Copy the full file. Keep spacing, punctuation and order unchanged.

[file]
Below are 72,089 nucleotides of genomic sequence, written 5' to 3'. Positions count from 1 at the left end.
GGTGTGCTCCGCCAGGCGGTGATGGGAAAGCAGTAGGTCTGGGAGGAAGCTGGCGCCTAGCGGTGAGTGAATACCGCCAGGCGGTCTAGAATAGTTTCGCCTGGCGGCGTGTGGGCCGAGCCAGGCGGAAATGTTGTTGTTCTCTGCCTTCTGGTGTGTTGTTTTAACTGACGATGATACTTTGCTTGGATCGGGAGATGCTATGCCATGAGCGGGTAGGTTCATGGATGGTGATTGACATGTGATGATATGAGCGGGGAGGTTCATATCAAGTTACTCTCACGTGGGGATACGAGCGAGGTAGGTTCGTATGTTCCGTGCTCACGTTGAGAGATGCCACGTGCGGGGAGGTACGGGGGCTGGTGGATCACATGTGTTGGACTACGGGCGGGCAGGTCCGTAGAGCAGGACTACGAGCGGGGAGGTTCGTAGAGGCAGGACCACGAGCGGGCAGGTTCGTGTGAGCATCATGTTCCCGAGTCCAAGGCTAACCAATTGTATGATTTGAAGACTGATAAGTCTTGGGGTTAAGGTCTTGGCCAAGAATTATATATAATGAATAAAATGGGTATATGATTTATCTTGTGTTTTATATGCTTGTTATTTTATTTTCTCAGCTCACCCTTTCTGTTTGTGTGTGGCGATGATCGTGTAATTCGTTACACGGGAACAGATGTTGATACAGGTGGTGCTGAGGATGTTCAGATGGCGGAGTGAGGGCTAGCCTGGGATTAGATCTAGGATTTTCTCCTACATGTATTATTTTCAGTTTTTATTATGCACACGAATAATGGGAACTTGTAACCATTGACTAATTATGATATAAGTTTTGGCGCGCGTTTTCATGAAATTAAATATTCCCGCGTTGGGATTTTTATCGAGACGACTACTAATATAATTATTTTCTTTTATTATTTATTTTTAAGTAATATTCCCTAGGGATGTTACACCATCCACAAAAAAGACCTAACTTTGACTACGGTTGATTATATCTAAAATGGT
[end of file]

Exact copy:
Below are 72,089 nucleotides of genomic sequence, written 5' to 3'. Positions count from 1 at the left end.
GGTGTGCTCCGCCAGGCGGTGATGGGAAAGCAGTAGGTCTGGGAGGAAGCTGGCGCCTAGCGGTGAGTGAATACCGCCAGGCGGTCTAGAATAGTTTCGCCTGGCGGCGTGTGGGCCGAGCCAGGCGGAAATGTTGTTGTTCTCTGCCTTCTGGTGTGTTGTTTTAACTGACGATGATACTTTGCTTGGATCGGGAGATGCTATGCCATGAGCGGGTAGGTTCATGGATGGTGATTGACATGTGATGATATGAGCGGGGAGGTTCATATCAAGTTACTCTCACGTGGGGATACGAGCGAGGTAGGTTCGTATGTTCCGTGCTCACGTTGAGAGATGCCACGTGCGGGGAGGTACGGGGGCTGGTGGATCACATGTGTTGGACTACGGGCGGGCAGGTCCGTAGAGCAGGACTACGAGCGGGGAGGTTCGTAGAGGCAGGACCACGAGCGGGCAGGTTCGTGTGAGCATCATGTTCCCGAGTCCAAGGCTAACCAATTGTATGATTTGAAGACTGATAAGTCTTGGGGTTAAGGTCTTGGCCAAGAATTATATATAATGAATAAAATGGGTATATGATTTATCTTGTGTTTTATATGCTTGTTATTTTATTTTCTCAGCTCACCCTTTCTGTTTGTGTGTGGCGATGATCGTGTAATTCGTTACACGGGAACAGATGTTGATACAGGTGGTGCTGAGGATGTTCAGATGGCGGAGTGAGGGCTAGCCTGGGATTAGATCTAGGATTTTCTCCTACATGTATTATTTTCAGTTTTTATTATGCACACGAATAATGGGAACTTGTAACCATTGACTAATTATGATATAAGTTTTGGCGCGCGTTTTCATGAAATTAAATATTCCCGCGTTGGGATTTTTATCGAGACGACTACTAATATAATTATTTTCTTTTATTATTTATTTTTAAGTAATATTCCCTAGGGATGTTACACCATCCACAAAAAAGACCTAACTTTGACTACGGTTGATTATATCTAAAATGGT